Doing anything online means remembering a slew of passwords. That’s why we’re strong advocates of using a password manager like Dashlane. But why use a password manager when your web browser offers to keep track of passwords for you?
The short answer is that, in today’s age of security and privacy concerns, password management is about a lot more than convenience.
There’s something a bit different about this year’s WWDC livestream. As always, you’ll be able to watch it using Apple’s Safari browser, the WWDC app or Apple TV. However, for the first time Apple is also supporting Google Chrome and Mozilla Firefox.
In previous years, neither has been available to users, meaning that viewers were limited to either one of Apple’s proprietary options or, if they were using a Windows 10 PC, Microsoft Edge.
There’s loads to look forward to this year, including an update on Android P, and previews of what’s to come for Chrome, the Google Assistant, Android Auto, and more. The recently-rebranded Wear OS may also get some much-needed attention.
Google I/O 2018 kicks off today in Mountain View, California. The two day event starts with a big Google keynote that will see the company lay out its plans for the future of its biggest products, including Android and Chrome OS.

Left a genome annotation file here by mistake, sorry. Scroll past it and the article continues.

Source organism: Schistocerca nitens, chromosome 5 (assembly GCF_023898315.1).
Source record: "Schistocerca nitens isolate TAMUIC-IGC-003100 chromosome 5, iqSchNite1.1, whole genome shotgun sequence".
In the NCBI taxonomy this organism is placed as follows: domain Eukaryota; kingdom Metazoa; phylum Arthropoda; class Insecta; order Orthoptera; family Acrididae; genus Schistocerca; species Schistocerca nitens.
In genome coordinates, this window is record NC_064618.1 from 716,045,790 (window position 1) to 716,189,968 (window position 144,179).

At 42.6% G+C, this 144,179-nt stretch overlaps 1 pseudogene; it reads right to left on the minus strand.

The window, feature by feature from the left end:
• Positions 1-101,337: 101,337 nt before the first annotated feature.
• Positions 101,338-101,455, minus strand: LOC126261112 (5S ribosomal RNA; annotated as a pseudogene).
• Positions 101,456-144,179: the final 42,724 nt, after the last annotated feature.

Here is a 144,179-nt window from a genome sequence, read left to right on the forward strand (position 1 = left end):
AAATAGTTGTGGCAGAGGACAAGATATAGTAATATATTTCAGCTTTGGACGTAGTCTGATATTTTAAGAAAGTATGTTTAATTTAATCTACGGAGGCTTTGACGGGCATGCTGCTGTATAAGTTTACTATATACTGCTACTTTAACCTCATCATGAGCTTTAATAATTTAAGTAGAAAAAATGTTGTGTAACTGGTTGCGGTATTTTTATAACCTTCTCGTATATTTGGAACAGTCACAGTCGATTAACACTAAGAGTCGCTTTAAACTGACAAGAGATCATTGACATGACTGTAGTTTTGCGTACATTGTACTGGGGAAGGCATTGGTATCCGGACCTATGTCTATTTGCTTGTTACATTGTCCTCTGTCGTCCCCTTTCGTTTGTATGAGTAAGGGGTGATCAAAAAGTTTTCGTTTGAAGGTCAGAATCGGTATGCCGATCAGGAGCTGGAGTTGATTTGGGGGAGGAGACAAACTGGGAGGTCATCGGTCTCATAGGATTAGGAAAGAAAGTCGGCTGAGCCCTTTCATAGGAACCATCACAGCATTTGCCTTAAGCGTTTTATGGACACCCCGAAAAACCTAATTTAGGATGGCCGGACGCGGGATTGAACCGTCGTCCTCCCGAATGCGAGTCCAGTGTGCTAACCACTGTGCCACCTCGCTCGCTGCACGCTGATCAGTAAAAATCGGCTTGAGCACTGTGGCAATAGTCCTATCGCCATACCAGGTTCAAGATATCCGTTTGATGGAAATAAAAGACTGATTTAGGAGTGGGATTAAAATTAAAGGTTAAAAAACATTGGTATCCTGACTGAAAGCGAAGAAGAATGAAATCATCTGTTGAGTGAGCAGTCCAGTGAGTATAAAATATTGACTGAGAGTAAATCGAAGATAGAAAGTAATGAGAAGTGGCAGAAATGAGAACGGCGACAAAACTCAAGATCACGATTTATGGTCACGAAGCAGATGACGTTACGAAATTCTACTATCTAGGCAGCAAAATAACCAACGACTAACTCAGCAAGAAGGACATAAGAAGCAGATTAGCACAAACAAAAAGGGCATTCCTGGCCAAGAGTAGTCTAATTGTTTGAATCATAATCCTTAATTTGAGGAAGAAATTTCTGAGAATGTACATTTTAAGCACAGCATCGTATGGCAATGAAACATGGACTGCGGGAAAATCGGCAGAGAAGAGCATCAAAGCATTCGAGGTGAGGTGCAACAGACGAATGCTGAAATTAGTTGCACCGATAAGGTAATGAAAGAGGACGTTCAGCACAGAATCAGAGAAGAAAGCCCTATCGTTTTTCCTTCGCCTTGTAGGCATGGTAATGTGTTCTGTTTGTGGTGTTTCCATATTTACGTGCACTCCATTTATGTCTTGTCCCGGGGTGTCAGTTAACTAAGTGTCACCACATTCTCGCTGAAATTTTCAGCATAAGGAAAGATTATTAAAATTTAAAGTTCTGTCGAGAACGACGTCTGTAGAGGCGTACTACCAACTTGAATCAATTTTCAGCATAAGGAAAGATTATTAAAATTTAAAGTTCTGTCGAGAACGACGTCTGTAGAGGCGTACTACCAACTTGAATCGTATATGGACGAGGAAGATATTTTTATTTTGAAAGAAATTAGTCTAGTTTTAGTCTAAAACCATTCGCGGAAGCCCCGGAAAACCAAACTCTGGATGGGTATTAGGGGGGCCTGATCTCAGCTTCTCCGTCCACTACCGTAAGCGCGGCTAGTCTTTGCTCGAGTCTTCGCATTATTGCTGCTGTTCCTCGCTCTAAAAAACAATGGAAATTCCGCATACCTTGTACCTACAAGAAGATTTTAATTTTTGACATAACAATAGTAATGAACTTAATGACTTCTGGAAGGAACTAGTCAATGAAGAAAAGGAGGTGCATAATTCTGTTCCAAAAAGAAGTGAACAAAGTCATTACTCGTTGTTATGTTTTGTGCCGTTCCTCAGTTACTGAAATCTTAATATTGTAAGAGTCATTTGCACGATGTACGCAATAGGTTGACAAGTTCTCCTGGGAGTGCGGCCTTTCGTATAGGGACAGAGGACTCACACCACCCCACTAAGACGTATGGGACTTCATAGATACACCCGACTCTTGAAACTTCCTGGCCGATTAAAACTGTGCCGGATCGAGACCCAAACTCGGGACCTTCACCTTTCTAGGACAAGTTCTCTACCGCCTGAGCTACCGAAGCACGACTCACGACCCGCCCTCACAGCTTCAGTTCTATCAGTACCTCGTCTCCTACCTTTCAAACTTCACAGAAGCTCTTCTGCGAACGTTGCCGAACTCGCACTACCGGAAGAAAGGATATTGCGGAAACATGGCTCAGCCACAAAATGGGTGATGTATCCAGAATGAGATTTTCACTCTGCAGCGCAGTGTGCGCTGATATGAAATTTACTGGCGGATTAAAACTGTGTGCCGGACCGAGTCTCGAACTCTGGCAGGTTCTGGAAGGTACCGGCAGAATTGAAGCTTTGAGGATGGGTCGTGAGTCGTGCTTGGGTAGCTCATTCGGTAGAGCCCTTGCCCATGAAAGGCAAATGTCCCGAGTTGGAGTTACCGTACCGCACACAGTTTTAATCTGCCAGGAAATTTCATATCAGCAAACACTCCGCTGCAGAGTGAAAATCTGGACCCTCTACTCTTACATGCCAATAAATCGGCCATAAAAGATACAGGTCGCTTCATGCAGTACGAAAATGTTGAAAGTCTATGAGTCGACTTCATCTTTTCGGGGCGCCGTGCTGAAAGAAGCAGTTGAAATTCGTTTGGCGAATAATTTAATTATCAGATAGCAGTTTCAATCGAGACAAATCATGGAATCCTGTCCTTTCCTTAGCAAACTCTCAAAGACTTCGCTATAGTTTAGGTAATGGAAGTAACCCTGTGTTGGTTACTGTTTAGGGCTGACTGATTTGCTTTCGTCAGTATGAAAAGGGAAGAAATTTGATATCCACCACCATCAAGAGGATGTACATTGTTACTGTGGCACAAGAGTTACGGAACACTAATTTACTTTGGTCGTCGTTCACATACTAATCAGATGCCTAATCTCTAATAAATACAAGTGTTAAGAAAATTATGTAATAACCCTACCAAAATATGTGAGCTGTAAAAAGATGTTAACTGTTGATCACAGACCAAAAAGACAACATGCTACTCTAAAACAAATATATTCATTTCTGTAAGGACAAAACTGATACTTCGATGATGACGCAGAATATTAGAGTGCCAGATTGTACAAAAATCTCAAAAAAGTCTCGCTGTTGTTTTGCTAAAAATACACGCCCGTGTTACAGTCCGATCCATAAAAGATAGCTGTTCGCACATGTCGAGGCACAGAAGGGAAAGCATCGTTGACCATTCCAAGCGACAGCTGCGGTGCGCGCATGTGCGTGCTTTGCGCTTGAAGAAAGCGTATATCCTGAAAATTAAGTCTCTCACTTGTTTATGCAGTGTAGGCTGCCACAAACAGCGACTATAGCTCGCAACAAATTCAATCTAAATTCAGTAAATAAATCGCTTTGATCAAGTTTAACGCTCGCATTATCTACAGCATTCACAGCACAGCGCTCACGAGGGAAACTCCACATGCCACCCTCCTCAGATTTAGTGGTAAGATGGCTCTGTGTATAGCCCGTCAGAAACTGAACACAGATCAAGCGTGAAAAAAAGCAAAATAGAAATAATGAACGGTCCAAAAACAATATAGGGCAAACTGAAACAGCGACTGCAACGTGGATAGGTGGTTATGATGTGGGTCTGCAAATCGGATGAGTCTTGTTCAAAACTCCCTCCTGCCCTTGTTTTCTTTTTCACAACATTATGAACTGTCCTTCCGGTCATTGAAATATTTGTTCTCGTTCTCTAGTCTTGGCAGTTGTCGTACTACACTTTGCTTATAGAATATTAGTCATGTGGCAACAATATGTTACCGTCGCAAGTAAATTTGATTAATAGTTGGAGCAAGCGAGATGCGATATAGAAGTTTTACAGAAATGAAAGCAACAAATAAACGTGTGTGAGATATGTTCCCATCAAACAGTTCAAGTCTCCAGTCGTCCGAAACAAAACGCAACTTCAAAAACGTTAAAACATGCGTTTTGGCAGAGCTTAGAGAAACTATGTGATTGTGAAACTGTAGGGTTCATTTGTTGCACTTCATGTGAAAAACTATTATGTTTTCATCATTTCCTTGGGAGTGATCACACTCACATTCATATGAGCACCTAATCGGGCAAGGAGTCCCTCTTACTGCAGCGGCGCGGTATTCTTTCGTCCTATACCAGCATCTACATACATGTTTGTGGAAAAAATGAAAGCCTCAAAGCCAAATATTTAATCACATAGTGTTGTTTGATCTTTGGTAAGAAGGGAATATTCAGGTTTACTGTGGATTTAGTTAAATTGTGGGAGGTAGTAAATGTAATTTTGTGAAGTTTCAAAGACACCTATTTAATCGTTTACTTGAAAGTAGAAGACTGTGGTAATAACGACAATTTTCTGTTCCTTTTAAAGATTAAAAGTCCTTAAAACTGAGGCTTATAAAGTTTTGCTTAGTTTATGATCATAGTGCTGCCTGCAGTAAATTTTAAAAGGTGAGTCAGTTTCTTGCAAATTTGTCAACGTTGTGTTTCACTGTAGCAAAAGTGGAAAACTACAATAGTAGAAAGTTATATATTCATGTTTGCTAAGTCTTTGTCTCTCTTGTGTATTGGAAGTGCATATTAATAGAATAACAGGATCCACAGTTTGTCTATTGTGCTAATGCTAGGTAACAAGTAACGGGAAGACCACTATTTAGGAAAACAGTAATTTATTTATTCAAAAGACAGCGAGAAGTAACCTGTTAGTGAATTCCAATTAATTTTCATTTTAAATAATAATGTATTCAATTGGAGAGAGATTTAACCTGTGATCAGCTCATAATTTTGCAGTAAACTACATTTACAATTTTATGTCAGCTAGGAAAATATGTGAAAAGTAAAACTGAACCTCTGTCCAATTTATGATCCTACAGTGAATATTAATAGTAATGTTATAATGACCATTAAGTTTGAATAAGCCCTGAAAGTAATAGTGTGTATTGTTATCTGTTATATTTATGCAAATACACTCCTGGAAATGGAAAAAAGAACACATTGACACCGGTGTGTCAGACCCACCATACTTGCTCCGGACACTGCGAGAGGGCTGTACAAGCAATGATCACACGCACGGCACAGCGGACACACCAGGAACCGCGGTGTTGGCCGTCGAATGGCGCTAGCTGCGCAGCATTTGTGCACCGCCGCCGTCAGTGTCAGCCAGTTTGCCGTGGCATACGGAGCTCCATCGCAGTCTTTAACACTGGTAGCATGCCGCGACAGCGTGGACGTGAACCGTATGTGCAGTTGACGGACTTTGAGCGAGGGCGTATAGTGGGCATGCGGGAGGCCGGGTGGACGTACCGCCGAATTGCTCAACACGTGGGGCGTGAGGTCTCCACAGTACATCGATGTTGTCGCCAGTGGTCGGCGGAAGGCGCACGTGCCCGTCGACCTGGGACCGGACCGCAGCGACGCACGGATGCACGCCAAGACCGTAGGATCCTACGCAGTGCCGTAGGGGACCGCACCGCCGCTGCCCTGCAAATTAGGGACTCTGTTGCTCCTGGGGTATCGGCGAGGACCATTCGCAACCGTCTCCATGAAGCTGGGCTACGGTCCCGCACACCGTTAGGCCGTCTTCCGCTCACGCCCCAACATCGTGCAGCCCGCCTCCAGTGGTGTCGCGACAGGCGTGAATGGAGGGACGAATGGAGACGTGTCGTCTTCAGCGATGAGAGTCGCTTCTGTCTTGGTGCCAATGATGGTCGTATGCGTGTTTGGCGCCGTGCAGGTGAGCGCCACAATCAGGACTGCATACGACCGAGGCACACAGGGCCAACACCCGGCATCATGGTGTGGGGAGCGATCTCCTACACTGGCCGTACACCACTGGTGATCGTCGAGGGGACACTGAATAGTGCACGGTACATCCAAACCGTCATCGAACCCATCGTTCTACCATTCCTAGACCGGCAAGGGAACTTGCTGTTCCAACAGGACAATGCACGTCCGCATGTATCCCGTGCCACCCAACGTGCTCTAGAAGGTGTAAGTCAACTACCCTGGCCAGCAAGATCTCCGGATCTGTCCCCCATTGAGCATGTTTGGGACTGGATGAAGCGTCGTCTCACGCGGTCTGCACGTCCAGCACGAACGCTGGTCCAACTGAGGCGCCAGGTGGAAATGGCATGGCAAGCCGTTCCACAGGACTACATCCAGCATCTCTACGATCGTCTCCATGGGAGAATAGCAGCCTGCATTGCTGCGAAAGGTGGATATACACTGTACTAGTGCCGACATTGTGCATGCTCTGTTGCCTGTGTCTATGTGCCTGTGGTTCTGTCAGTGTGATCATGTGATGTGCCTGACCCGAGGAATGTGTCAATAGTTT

You can watch the whole thing live right here from 10 a.m. Pacific.
Google has done us all a favor by asking Chrome to block autoplaying videos with sound. No longer will our ears be sodomized unexpectedly by obnoxious ads that we’ll never look at. There are some caveats, however.
Windows Defender, which protects Windows 10 PCs from malware, can now keep your Mac safe from inside Google Chrome.
Microsoft has turned its antivirus app into a Chrome extension that promises to detect phishing links in your emails and dodgy sites that distribute malicious software. It’s 99 percent effective, according to Microsoft, which makes Windows Defender better than rival browser protections.
YouTube has made livestreaming easier for everyone by allowing us to broadcast directly from a web browser. Chrome now lets you “go live” with nothing but a webcam — and support for other browsers is coming soon.
It’s going to get a lot easier to livestream from your smartphone, too, unless you use an iPhone.
Google is making it easier to download all your saved passwords from Chrome. It has long offered the ability to export the data, but the process has been complicated and cumbersome. That’s going to change “soon” with a new export system.